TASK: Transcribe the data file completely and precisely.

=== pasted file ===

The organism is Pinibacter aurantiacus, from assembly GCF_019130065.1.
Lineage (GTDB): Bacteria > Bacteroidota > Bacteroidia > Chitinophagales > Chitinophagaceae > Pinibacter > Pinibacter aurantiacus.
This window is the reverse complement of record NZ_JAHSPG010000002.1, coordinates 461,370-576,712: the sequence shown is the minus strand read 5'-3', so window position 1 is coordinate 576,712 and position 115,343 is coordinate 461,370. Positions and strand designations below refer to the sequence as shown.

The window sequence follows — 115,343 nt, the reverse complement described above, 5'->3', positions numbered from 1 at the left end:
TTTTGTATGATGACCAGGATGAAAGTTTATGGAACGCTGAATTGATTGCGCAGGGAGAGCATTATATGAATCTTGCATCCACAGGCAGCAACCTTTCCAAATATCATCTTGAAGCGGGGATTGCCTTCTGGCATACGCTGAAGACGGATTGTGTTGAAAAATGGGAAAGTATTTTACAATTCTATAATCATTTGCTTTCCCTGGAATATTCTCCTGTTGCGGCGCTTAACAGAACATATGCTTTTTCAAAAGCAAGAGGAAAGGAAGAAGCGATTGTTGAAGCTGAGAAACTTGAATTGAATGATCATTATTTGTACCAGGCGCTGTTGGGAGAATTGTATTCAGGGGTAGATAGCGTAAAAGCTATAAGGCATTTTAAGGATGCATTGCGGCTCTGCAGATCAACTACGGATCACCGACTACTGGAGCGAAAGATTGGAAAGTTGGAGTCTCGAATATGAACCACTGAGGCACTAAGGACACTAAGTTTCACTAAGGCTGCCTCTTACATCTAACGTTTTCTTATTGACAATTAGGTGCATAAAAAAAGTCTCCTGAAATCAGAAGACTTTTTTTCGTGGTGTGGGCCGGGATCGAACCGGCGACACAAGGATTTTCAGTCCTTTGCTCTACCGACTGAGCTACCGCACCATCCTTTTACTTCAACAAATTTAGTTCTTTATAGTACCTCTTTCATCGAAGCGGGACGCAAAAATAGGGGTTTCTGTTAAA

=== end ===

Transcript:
The organism is Pinibacter aurantiacus, from assembly GCF_019130065.1.
Lineage (GTDB): Bacteria > Bacteroidota > Bacteroidia > Chitinophagales > Chitinophagaceae > Pinibacter > Pinibacter aurantiacus.
This window is the reverse complement of record NZ_JAHSPG010000002.1, coordinates 461,370-576,712: the sequence shown is the minus strand read 5'-3', so window position 1 is coordinate 576,712 and position 115,343 is coordinate 461,370. Positions and strand designations below refer to the sequence as shown.

The window sequence follows — 115,343 nt, the reverse complement described above, 5'->3', positions numbered from 1 at the left end:
TTTTGTATGATGACCAGGATGAAAGTTTATGGAACGCTGAATTGATTGCGCAGGGAGAGCATTATATGAATCTTGCATCCACAGGCAGCAACCTTTCCAAATATCATCTTGAAGCGGGGATTGCCTTCTGGCATACGCTGAAGACGGATTGTGTTGAAAAATGGGAAAGTATTTTACAATTCTATAATCATTTGCTTTCCCTGGAATATTCTCCTGTTGCGGCGCTTAACAGAACATATGCTTTTTCAAAAGCAAGAGGAAAGGAAGAAGCGATTGTTGAAGCTGAGAAACTTGAATTGAATGATCATTATTTGTACCAGGCGCTGTTGGGAGAATTGTATTCAGGGGTAGATAGCGTAAAAGCTATAAGGCATTTTAAGGATGCATTGCGGCTCTGCAGATCAACTACGGATCACCGACTACTGGAGCGAAAGATTGGAAAGTTGGAGTCTCGAATATGAACCACTGAGGCACTAAGGACACTAAGTTTCACTAAGGCTGCCTCTTACATCTAACGTTTTCTTATTGACAATTAGGTGCATAAAAAAAGTCTCCTGAAATCAGAAGACTTTTTTTCGTGGTGTGGGCCGGGATCGAACCGGCGACACAAGGATTTTCAGTCCTTTGCTCTACCGACTGAGCTACCGCACCATCCTTTTACTTCAACAAATTTAGTTCTTTATAGTACCTCTTTCATCGAAGCGGGACGCAAAAATAGGGGTTTCTGTTAAA